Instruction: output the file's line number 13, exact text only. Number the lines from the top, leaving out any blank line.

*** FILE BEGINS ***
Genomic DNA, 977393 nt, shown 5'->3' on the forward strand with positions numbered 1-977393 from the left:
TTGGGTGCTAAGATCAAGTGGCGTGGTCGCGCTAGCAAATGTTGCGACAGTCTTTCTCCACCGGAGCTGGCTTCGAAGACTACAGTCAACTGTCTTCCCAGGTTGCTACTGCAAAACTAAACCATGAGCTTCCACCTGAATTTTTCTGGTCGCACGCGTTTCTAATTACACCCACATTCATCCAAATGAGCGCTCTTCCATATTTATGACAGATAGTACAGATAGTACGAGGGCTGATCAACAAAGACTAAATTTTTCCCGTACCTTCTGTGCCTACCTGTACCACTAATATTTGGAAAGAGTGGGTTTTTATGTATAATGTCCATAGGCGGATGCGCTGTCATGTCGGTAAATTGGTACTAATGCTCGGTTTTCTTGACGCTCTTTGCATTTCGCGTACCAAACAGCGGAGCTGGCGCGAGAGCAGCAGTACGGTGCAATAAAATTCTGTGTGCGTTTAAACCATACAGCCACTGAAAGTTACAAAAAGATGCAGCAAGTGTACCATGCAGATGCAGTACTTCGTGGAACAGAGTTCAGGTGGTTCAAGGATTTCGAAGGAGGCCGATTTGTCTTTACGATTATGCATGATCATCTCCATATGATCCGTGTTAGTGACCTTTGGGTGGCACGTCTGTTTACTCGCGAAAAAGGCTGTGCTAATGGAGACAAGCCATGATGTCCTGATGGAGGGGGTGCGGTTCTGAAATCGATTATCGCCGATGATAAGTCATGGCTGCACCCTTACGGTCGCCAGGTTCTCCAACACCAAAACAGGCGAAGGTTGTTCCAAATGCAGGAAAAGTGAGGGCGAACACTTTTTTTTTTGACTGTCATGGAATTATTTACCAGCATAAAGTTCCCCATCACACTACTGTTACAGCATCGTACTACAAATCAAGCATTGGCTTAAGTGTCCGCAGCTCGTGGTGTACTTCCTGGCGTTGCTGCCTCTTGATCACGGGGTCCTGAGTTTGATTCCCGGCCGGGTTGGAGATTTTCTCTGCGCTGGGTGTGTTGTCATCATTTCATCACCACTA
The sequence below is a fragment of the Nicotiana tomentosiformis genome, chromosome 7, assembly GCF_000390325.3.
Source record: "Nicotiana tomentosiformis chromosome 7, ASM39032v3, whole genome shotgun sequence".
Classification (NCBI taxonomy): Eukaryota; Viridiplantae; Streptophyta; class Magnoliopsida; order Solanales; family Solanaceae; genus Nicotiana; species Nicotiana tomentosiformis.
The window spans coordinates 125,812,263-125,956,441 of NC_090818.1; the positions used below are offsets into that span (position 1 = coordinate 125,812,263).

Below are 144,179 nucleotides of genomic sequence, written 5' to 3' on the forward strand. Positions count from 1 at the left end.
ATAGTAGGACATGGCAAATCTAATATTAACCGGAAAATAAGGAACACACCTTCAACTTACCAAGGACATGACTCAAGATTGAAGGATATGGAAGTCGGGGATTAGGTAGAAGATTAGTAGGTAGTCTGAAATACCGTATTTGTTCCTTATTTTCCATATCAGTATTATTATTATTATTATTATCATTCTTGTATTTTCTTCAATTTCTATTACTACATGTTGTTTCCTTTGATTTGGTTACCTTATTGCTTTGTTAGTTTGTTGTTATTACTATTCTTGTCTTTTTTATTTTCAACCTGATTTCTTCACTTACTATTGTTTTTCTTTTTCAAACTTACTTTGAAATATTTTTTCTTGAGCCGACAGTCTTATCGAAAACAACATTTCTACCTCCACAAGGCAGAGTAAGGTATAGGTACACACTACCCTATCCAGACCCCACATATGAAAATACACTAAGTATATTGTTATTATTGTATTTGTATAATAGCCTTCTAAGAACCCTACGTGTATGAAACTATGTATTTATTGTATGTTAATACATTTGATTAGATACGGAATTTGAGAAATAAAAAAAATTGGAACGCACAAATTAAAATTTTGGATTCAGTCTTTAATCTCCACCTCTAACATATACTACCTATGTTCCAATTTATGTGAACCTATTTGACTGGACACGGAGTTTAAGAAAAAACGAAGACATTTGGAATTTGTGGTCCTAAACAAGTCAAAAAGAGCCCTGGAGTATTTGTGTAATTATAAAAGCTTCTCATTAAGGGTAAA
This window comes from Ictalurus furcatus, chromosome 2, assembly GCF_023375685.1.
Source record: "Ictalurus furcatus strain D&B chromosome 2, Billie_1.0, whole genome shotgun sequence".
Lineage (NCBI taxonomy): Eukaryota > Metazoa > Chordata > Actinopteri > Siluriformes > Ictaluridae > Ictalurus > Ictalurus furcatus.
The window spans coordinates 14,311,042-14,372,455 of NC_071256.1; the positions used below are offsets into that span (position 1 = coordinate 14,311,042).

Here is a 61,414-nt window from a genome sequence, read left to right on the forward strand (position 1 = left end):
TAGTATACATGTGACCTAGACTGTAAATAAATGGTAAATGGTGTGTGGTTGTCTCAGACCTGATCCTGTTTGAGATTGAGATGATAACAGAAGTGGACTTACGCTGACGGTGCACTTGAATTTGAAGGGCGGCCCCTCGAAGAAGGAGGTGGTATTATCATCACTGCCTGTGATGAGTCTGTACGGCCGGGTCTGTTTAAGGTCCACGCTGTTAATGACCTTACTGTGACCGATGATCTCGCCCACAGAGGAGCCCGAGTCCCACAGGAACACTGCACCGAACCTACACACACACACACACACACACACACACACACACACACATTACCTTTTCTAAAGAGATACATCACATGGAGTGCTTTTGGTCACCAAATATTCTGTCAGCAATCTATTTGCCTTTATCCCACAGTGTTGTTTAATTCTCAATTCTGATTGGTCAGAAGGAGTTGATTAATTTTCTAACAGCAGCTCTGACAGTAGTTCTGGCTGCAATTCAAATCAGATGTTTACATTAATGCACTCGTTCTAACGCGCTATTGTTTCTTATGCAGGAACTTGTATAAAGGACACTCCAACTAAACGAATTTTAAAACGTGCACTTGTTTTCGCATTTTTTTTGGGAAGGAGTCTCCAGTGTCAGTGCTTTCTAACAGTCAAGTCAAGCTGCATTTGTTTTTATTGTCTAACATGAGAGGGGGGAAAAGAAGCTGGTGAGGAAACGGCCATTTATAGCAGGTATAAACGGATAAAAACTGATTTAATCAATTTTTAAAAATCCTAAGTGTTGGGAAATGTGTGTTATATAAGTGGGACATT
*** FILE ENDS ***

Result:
Here is a 61,414-nt window from a genome sequence, read left to right on the forward strand (position 1 = left end):